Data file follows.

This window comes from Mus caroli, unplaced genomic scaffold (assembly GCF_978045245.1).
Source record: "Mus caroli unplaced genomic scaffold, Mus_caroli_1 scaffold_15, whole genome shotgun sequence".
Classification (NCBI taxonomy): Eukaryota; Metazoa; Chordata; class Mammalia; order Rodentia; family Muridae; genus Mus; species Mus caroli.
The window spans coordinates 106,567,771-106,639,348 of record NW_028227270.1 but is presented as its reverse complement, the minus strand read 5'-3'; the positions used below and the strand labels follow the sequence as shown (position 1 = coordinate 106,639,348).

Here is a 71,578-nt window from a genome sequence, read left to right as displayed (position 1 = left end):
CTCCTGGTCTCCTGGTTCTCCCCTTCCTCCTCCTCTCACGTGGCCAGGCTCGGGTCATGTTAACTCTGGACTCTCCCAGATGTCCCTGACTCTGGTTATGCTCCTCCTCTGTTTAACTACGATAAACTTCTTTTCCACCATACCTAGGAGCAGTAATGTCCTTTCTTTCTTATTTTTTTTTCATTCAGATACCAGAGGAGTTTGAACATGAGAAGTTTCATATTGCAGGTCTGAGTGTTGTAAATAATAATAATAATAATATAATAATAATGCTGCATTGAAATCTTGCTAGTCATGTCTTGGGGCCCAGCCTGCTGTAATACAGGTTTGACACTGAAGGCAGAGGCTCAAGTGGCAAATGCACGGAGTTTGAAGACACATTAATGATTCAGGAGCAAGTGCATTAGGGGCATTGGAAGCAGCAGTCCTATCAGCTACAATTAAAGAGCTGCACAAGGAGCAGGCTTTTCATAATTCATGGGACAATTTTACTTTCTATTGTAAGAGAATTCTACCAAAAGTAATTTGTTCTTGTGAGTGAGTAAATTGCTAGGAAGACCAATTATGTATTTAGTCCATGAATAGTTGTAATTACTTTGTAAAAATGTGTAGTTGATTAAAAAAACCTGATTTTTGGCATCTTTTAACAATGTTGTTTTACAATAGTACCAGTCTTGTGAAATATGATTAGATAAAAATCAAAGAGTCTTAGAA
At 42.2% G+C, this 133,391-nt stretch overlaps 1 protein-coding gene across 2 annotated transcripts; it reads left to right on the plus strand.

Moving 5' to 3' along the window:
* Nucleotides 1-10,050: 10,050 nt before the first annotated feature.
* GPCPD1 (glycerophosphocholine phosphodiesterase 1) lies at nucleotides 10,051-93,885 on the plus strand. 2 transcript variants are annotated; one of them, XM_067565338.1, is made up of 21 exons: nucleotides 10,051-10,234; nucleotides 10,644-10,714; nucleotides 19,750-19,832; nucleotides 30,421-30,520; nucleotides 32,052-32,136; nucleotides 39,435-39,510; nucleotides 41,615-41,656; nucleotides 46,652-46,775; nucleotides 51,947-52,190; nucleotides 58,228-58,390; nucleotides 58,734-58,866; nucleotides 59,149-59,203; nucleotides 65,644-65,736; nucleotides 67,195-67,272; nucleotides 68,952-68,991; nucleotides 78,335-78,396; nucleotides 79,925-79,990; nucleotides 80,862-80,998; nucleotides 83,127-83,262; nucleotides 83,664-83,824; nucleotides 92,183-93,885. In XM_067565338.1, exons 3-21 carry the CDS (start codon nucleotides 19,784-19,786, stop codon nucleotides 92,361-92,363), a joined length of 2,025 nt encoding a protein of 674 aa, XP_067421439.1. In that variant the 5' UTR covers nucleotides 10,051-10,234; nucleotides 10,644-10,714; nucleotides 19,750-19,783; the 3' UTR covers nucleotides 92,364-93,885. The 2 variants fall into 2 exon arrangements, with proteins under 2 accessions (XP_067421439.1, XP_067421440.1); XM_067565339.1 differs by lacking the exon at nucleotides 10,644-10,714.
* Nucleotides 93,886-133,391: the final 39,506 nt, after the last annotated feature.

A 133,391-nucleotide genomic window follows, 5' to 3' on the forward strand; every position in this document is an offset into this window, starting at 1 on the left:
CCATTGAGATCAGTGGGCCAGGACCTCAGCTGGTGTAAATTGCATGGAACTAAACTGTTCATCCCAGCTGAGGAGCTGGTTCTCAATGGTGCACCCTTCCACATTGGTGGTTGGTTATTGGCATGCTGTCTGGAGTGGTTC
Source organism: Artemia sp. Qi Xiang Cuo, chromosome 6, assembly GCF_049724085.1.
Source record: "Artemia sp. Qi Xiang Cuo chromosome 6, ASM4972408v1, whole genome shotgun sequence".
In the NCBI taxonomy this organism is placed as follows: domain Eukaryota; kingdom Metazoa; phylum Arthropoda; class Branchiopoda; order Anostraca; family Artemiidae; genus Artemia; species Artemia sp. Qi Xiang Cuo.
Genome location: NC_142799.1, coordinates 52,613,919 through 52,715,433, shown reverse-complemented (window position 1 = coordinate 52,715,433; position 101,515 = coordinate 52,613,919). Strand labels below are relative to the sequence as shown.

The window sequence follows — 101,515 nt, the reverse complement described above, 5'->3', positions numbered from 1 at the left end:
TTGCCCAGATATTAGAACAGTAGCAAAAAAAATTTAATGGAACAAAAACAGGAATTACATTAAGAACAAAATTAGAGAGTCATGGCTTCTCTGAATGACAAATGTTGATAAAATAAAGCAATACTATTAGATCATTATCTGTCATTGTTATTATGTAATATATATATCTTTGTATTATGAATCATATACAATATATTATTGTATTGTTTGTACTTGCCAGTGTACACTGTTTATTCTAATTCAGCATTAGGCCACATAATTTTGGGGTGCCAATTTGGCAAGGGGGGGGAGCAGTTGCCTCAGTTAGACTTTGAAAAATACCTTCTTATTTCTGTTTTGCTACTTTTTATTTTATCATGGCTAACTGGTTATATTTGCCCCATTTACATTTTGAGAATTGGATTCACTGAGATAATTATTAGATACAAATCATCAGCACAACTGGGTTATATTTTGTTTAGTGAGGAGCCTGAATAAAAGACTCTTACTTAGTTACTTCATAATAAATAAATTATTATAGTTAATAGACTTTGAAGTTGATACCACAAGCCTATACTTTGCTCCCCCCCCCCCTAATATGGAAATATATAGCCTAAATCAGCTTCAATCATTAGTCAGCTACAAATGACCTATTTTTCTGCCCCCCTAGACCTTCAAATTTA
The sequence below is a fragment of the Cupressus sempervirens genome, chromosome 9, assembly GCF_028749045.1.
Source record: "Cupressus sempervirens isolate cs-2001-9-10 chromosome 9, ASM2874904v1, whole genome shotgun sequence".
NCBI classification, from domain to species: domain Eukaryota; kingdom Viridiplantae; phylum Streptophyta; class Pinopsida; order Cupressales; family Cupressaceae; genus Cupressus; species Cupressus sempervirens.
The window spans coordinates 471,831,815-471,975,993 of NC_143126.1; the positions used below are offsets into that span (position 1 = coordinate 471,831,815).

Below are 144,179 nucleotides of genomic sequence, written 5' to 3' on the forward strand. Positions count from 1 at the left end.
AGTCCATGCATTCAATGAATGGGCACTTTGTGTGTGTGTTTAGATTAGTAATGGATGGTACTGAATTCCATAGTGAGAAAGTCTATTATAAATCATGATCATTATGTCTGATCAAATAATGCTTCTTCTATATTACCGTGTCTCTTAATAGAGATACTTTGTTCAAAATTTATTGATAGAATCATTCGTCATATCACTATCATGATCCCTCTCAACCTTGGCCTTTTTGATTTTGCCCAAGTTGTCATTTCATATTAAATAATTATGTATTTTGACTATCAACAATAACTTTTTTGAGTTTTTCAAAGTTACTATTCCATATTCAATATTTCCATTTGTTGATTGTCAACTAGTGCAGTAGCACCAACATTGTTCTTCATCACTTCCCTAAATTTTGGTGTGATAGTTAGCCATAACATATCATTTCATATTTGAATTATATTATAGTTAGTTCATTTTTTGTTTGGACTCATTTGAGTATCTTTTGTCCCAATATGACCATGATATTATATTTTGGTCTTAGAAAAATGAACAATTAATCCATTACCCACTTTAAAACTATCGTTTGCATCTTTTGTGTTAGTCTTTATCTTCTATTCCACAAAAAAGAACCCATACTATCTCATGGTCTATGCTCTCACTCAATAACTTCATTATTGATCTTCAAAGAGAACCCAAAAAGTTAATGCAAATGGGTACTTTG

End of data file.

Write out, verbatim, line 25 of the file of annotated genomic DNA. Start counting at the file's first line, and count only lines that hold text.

AGTCCATGCATTCAATGAATGGGCACTTTGTGTGTGTGTTTAGATTAGTAATGGATGGTACTGAATTCCATAGTGAGAAAGTCTATTATAAATCATGATCATTATGTCTGATCAAATAATGCTTCTTCTATATTACCGTGTCTCTTAATAGAGATACTTTGTTCAAAATTTATTGATAGAATCATTCGTCATATCACTATCATGATCCCTCTCAACCTTGGCCTTTTTGATTTTGCCCAAGTTGTCATTTCATATTAAATAATTATGTATTTTGACTATCAACAATAACTTTTTTGAGTTTTTCAAAGTTACTATTCCATATTCAATATTTCCATTTGTTGATTGTCAACTAGTGCAGTAGCACCAACATTGTTCTTCATCACTTCCCTAAATTTTGGTGTGATAGTTAGCCATAACATATCATTTCATATTTGAATTATATTATAGTTAGTTCATTTTTTGTTTGGACTCATTTGAGTATCTTTTGTCCCAATATGACCATGATATTATATTTTGGTCTTAGAAAAATGAACAATTAATCCATTACCCACTTTAAAACTATCGTTTGCATCTTTTGTGTTAGTCTTTATCTTCTATTCCACAAAAAAGAACCCATACTATCTCATGGTCTATGCTCTCACTCAATAACTTCATTATTGATCTTCAAAGAGAACCCAAAAAGTTAATGCAAATGGGTACTTTG